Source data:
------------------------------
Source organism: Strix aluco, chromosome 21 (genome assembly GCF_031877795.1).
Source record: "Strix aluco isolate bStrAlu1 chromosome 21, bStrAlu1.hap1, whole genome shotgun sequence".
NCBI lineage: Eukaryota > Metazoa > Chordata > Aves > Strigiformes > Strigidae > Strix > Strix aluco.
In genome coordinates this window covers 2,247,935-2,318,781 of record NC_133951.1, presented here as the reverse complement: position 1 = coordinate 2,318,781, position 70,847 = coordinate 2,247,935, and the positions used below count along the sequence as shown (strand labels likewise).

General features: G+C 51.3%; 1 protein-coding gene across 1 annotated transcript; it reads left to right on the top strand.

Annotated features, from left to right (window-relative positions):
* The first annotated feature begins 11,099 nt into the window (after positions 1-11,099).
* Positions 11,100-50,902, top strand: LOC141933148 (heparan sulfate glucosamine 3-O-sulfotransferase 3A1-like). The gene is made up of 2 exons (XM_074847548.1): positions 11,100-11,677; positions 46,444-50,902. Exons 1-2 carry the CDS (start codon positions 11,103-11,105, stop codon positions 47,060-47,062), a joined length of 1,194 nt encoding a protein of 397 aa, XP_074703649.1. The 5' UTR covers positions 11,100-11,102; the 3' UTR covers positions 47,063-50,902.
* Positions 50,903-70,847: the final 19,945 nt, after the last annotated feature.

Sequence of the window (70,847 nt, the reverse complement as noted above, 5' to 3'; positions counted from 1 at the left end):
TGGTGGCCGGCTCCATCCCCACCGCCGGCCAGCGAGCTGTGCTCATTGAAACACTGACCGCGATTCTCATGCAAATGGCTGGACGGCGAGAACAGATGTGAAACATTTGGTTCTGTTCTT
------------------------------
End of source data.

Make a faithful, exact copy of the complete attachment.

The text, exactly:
Source organism: Strix aluco, chromosome 21 (genome assembly GCF_031877795.1).
Source record: "Strix aluco isolate bStrAlu1 chromosome 21, bStrAlu1.hap1, whole genome shotgun sequence".
NCBI lineage: Eukaryota > Metazoa > Chordata > Aves > Strigiformes > Strigidae > Strix > Strix aluco.
In genome coordinates this window covers 2,247,935-2,318,781 of record NC_133951.1, presented here as the reverse complement: position 1 = coordinate 2,318,781, position 70,847 = coordinate 2,247,935, and the positions used below count along the sequence as shown (strand labels likewise).

General features: G+C 51.3%; 1 protein-coding gene across 1 annotated transcript; it reads left to right on the top strand.

Annotated features, from left to right (window-relative positions):
* The first annotated feature begins 11,099 nt into the window (after positions 1-11,099).
* Positions 11,100-50,902, top strand: LOC141933148 (heparan sulfate glucosamine 3-O-sulfotransferase 3A1-like). The gene is made up of 2 exons (XM_074847548.1): positions 11,100-11,677; positions 46,444-50,902. Exons 1-2 carry the CDS (start codon positions 11,103-11,105, stop codon positions 47,060-47,062), a joined length of 1,194 nt encoding a protein of 397 aa, XP_074703649.1. The 5' UTR covers positions 11,100-11,102; the 3' UTR covers positions 47,063-50,902.
* Positions 50,903-70,847: the final 19,945 nt, after the last annotated feature.

Sequence of the window (70,847 nt, the reverse complement as noted above, 5' to 3'; positions counted from 1 at the left end):
TGGTGGCCGGCTCCATCCCCACCGCCGGCCAGCGAGCTGTGCTCATTGAAACACTGACCGCGATTCTCATGCAAATGGCTGGACGGCGAGAACAGATGTGAAACATTTGGTTCTGTTCTT